Planning a wedding is something most women dream about from the time they are little girls. They imagine exactly what it will be like and picture a beautiful dress and lovely flowers. What fun!
As adults, we come to realize that planning a wedding can indeed be fun, but it can also be overwhelming and anxiety laden. All those small details to think about, contracts to read, and seating plans! And what may have been difficult in the past has now become even more challenging. COVID-19 is a guest no one wants at their celebration.
How does a couple plan a wedding in the midst of a pandemic when the rules and regulations are ever changing for large affairs? How can they ensure that family and friends stay safe and still have a good time?
The answer is to hire a professional wedding planner. Even pre-COVID, having someone on your side who has the experience to handle the details and challenges that come along when planning a wedding is invaluable. Someone who has seen it all and has learned how to navigate all the complexities that are involved. Hiring a planner is not a luxury, but a necessity, especially these days.
“Planners are working overtime now to stay abreast of all the different executive orders, restrictions and regulations,” says Adrienne Nutter, event planner and owner of Fandangle Event Design in Metro Detroit. “Part of what I view as a planner’s job is to anticipate potential issues and then plan so that those issues don’t occur. Or, if they do occur, to have alternate plans in place to mitigate them.”
Last year, she had to completely replan several events, and none of them took place in their original venues. Now, she is very candid with people wanting to book indoor spaces for their events. The best advice she has for a bride and groom when planning a wedding in today’s world is to be flexible and realistic about what they’re looking to do.
“I’m not booking anyone in a venue right now that does not have an external capacity for their events,” says Adrienne. “So, if a couple really, really wants to be inside, great, but they have to understand that, A, they’re going to be bound by the current indoor gathering restrictions in place at that time, and, B, that they have to be willing to move outside and potentially take on the cost of renting a tent to both legally and safely accommodate their number of guests.”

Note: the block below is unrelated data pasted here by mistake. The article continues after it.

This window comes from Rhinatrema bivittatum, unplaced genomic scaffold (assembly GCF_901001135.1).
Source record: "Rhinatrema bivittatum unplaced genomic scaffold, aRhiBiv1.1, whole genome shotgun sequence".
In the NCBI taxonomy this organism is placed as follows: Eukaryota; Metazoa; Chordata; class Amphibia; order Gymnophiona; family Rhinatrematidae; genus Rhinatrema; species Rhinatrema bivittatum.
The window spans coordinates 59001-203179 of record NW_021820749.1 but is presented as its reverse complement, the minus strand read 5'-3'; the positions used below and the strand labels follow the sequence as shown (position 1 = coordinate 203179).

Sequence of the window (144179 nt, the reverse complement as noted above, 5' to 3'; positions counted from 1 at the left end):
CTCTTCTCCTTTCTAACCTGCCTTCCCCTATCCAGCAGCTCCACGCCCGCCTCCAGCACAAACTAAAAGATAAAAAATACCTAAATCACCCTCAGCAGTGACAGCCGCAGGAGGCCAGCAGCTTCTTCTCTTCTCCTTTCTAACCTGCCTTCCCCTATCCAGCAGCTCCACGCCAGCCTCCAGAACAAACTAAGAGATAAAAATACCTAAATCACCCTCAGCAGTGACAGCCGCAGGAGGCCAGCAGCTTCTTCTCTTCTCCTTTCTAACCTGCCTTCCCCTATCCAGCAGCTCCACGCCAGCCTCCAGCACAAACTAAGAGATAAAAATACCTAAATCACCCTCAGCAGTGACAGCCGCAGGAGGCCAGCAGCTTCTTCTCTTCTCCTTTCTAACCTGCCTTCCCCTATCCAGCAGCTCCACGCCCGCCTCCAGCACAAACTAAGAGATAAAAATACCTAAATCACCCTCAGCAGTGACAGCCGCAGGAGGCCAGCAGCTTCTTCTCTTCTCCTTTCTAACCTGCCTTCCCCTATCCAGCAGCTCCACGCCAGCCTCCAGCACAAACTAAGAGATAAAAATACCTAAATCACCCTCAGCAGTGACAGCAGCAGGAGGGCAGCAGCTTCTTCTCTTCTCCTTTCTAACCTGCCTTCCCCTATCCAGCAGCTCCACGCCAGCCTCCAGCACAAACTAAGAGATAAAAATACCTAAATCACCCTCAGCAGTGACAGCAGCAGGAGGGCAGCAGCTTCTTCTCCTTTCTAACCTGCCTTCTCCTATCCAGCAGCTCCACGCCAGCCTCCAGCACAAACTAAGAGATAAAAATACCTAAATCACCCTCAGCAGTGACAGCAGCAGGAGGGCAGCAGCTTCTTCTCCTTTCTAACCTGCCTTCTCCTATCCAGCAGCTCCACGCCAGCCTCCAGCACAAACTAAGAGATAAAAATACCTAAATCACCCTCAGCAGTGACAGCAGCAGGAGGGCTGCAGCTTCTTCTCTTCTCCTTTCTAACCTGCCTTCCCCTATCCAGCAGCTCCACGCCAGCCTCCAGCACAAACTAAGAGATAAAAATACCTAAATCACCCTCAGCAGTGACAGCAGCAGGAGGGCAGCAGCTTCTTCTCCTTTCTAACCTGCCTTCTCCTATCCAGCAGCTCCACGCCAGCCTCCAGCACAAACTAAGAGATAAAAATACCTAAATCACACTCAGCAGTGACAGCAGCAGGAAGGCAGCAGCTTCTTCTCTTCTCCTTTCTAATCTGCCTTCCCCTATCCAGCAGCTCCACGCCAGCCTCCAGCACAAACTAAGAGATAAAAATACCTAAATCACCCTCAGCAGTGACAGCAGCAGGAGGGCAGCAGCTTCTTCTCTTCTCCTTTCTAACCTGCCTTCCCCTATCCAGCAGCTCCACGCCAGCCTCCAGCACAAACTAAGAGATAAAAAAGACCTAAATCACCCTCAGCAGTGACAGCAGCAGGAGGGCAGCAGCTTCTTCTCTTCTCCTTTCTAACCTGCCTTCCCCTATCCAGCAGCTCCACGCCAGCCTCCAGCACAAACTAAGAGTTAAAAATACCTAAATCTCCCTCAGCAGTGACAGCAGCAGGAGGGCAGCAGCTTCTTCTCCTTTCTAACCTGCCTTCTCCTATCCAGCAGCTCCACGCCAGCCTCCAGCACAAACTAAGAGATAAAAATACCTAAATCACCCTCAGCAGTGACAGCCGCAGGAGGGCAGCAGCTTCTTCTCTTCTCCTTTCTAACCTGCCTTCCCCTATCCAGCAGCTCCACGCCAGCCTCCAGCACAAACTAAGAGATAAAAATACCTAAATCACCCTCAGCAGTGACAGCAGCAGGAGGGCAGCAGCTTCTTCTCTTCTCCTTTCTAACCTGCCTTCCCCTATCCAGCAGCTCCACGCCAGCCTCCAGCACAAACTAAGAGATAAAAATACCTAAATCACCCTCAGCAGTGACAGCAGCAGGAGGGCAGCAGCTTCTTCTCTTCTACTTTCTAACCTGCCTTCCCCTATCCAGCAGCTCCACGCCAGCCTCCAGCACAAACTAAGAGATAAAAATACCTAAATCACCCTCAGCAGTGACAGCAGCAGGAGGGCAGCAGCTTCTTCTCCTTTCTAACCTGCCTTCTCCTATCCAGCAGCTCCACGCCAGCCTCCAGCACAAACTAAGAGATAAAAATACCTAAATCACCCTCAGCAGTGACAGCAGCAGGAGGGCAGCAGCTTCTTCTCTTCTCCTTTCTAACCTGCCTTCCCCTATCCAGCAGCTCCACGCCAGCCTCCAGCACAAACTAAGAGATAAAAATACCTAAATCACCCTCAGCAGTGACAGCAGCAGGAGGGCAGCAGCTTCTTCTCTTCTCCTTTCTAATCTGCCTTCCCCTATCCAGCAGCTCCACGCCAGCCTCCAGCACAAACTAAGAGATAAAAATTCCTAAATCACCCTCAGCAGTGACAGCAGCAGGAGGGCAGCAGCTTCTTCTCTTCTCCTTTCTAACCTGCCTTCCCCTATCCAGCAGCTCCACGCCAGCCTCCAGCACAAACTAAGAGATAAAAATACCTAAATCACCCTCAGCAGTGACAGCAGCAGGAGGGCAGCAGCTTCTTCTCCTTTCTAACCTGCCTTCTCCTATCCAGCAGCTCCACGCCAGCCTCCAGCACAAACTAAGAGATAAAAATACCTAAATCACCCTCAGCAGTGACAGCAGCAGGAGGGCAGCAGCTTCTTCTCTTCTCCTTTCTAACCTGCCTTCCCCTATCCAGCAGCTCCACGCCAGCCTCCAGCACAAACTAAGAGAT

Tent weddings have become very popular since being outdoors means the opportunity to have more guests. But that’s a very different wedding, she says, than going into a facility that has tables and chairs, running water, and electricity. When you’re doing a tented event, you’re basically building a venue from the ground up. Not only can that get expensive, but cutting corners can mean a real disaster.
“It’s raining on your wedding day and you think, ‘Oh great, I have a tent’. Except, the ground under the tent turns into a sponge and you didn’t spend the money for a subfloor; now your guests are wading around in mud.”
Again, these are the details that a planner will think about. Adrienne has planned hundreds of events and in most cases, brides and grooms haven’t planned any. “I’m looking for different things as I plan an event than my clients generally are. They are focused on the fun details and I’m focused on everything that is happening behind the scenes. For example, I always review my client’s contracts on their behalf. I do all the background stuff so our clients can spend more time on the fun stuff.”
She says most people don’t realize what goes into planning an event, and often discover too late that they should have had a professional planner. “Planning a successful event takes a lot of time,” she says. “It’s not making a couple of phone calls. And I don’t have to do the research on all of the vendors in the same way that someone just starting planning an event has to do. ”
Adrienne looks at her team of vendors as an extension of herself and knows the event planner is only as good as his or her vendor team. “I have an arsenal of people. I can very easily pick the two or three that are going to work best for your style.”
Planners can also sometimes get discounts or better prices than the general public, or can have extras added into the contract that might not normally be included, because they have relationships with vendors. “Sometimes, I’ll notice an overlap and advise a client not to get something because something similar is coming from another vendor,” she says. “Right there, these savings add up. No matter what a couple’s budget is, it’s a lot of money to them and I know a lot of ways to maximize or best spend those dollars.”
Every event is different than the last one, she says, and her team reflects that as needed. “I’m kind of the general contractor to pull all of your vendors together.”
People also need to understand that individual vendors have their own requirements now. For example, there are a lot of caterers that won’t do buffets, requiring plated meals instead. Bands are requesting roped stanchions six feet in front of the stage.
“These are things that we’ve never had to deal with before and now we have to expect them,” says Adrienne. “The best thing clients can do is to trust their planners. I’m here to be their advocate, to make sure that the vendor team is doing what my clients paid them to do. I make sure once the day begins, or even before the day itself, things are running smoothly and in accordance with my client’s vision.
“It’s been really nice in the midst of all this craziness to be able to see people being flexible and thinking outside the box in order to be together and celebrate these life moments.”
To find out how Adrienne can help with your next event, go to http://www.fandangleevents.com/.